By Jim Hagerty
ROCKFORD — A state senator’s Facebook post about home rule has sparked a debate among an opinion writer, alderman and the man who led the charge to repeal the provision in 1983.
State Sen. Dave Syverson, R-Rockford, posted a chart showing Rockford’s 9.2-percent increase in property taxes from 2006 to 2016. The chart, “Does Home Rule Really Provide Property Tax Relief?” shows Rockford among eight home rule cities, each that have seen significant tax increases over the last decade. Among them are Peoria, which saw a 50.2-percent increase; and Waukegan’s hike of 105.6 percent.
It didn’t take long for the Rockford Register Star’s Chuck Sweeny to chime in, drawing quick response from John Gile, who helped repeal home rule 35 years ago.
“Dave, you like to throw spit wads at the players from the cheap seats,” Sweeny said. “Last time I checked, you were a state senator, not an alderman.
“You represent a district specially created for you by John Cullerton as a courtesy to one of your benefactors.”
Syverson stayed relatively reserved, only responding to a few random comments. Gile, however, quickly cited data he’s compiled on his website, where he claims Illinois’ version of home rule is a tool to gouge taxpayers without public input.
“Chuck Sweeny, your attack on Senator Syverson is interesting,” Gile said. “The last time I checked, being elected state senator did not disqualify a citizen of Rockford from having and expressing an opinion on issues affecting his home town. Is that a new law passed by Madigan and Cullerton and their band of hooligans in Springfield?”
First Ward Alderman Tim Durkee, one of a few area Republicans in favor of home rule, also joined the thread, noting that as a Rockford citizen, he also pays exorbitant property taxes. The OB-GYN also jabbed at Gile’s stand against why Rockford should remain a non-home rule city.
“People like John Gile have a shallow, one dimensional view of home rule–taxes,” Durkee said. “Frankly, its idiotic. People who think that not having home rule kept their taxes low or will continue to keep their taxes low are following a fool’s argument.
“Folks like John Gile would prefer to have the clowns in Springfield control the destiny of Rockford. …How do you think that will work? How about all of you read exactly what home rule does. It exists across the U.S., not just Illinois. If it is so bad, why do most communities have it? …Would you rather see user fees versus over reliance on property taxes? …Don’t be a lemming”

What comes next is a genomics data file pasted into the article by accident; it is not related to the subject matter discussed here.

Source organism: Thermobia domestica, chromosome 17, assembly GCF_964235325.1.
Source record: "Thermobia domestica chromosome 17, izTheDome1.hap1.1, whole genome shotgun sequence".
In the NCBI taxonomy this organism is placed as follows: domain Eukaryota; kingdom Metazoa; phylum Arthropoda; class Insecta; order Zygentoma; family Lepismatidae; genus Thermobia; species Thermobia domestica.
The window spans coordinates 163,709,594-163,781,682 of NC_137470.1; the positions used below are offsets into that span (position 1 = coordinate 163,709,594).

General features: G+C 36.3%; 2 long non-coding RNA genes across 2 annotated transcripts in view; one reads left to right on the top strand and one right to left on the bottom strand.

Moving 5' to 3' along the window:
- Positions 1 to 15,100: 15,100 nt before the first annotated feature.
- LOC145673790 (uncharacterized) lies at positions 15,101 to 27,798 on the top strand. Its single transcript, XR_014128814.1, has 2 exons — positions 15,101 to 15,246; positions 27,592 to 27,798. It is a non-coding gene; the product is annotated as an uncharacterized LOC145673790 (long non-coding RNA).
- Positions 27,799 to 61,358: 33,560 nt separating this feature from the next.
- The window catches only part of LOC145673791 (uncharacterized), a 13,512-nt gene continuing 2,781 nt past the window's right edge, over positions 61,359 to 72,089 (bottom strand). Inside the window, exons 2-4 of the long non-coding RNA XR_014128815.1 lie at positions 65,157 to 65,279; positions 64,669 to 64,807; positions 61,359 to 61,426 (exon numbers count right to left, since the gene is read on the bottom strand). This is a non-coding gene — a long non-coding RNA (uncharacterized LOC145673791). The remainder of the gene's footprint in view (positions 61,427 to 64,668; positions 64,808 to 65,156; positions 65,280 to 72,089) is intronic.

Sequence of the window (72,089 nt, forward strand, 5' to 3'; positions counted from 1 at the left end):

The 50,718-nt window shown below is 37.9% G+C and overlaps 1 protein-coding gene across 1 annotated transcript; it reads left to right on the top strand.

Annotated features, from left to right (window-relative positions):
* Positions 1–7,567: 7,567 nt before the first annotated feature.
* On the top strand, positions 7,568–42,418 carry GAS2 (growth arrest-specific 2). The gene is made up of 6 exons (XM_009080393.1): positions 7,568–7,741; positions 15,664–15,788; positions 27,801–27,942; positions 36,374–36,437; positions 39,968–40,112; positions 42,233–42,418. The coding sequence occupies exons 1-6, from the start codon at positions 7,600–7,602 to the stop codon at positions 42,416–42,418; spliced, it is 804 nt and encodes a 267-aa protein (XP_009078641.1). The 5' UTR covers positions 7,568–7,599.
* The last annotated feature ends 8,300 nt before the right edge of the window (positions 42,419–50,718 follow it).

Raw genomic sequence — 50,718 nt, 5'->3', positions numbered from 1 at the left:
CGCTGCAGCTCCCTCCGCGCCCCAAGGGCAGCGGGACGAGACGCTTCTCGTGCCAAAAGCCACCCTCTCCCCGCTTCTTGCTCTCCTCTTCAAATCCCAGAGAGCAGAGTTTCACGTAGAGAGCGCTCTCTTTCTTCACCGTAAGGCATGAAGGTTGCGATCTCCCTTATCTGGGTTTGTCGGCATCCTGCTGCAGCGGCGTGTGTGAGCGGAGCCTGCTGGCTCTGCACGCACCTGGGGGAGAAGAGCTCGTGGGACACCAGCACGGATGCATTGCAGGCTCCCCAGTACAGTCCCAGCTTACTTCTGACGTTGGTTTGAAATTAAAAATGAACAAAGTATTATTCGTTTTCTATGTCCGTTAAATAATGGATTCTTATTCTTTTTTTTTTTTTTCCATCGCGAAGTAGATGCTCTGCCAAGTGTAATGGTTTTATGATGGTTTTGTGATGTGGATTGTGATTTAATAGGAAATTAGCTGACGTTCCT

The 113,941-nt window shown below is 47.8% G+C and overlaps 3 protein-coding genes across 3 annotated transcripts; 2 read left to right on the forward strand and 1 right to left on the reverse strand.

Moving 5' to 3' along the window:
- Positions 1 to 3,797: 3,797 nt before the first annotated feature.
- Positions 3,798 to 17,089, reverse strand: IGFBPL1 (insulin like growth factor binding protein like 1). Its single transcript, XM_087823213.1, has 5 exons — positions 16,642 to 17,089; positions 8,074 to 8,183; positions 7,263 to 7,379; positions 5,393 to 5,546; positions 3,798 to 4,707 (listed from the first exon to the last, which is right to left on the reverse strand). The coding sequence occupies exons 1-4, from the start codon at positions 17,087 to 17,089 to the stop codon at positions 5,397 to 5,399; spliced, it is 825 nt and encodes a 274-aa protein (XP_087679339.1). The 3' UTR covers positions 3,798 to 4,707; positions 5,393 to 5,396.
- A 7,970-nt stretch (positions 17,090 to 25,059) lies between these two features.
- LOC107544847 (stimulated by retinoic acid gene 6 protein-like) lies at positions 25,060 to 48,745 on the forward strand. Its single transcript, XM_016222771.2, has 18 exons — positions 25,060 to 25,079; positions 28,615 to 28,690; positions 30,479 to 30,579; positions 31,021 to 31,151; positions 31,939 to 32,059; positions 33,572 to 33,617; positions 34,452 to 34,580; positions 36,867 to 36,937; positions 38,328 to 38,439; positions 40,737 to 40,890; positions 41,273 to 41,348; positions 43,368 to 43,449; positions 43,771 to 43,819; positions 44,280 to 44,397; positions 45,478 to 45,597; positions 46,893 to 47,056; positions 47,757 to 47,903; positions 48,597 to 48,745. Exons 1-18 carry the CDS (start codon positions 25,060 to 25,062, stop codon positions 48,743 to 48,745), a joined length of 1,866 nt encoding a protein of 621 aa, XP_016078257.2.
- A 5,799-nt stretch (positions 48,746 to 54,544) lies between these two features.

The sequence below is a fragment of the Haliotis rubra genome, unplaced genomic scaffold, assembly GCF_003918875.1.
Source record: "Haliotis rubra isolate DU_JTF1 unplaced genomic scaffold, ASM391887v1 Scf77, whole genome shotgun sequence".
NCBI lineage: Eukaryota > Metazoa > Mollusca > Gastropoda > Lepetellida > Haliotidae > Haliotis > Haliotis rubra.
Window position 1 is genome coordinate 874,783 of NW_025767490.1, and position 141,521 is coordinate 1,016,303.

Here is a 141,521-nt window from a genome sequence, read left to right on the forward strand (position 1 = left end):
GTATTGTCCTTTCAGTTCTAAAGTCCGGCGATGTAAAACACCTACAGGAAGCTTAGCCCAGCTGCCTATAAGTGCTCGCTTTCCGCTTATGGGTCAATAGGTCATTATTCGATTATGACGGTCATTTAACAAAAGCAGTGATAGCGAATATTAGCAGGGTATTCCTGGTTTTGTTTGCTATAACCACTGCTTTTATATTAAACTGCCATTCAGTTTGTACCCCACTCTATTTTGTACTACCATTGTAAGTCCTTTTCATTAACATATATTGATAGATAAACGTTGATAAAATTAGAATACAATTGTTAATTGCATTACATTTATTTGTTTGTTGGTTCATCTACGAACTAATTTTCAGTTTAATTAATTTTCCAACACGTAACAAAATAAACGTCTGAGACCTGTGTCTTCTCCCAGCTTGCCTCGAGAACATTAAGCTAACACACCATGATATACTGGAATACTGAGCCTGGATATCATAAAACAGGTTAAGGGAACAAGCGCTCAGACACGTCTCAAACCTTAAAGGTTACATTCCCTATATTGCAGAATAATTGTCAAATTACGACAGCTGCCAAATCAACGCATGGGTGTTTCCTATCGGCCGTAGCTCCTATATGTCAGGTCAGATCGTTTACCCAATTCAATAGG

To Gile, it’s never been about leading dumb, misguided birds down the wrong path. The book publisher claims his reason for chiding home rule has nothing to do with a claim to slash taxes.
“No one promised to reduce taxes with the repeal of home rule,” Gile charged back, “[It was] merely to put control of taxes — and of regulating and incurring debt — under the control of the citizens instead of under complete control by the political class and their special interest beneficiaries.”
Sweeny continued the yarn and welcomed further debate, but reminded Syverson to “check his numbers.”
“He has an opinion. I have an opinion. You have an opinion, John,” the longtime columnist said. “If you read what I write, you’ll know I have criticized Madigan and his iron-fisted rule many times over the years. I also have criticized Rauner. The city is faced with the same problem as other cities. The legislature promised state and local workers’ pensions that they knew we could never afford and now the bill is coming due.
“And they’ve underfunded the payments. Locally, our EAV has gone down dramatically while our tax rate has gone up. Still, the city has lowered its tax levy for the next year. I’d like to see all the critics actually run for office; then they’d have to actually back up their airless opinions with facts — something they could not do!”
Sources say a PAC is being formed to challenge Rockford For Home Rule, the citizen group announced Nov. 15. Details of who will comprise the rival committee have not been announced. Whether to place a home rule referendum on the March 2018 primary ballot will be up for discussion Monday night at the Dec. 4 meeting of the Rockford City Council. R.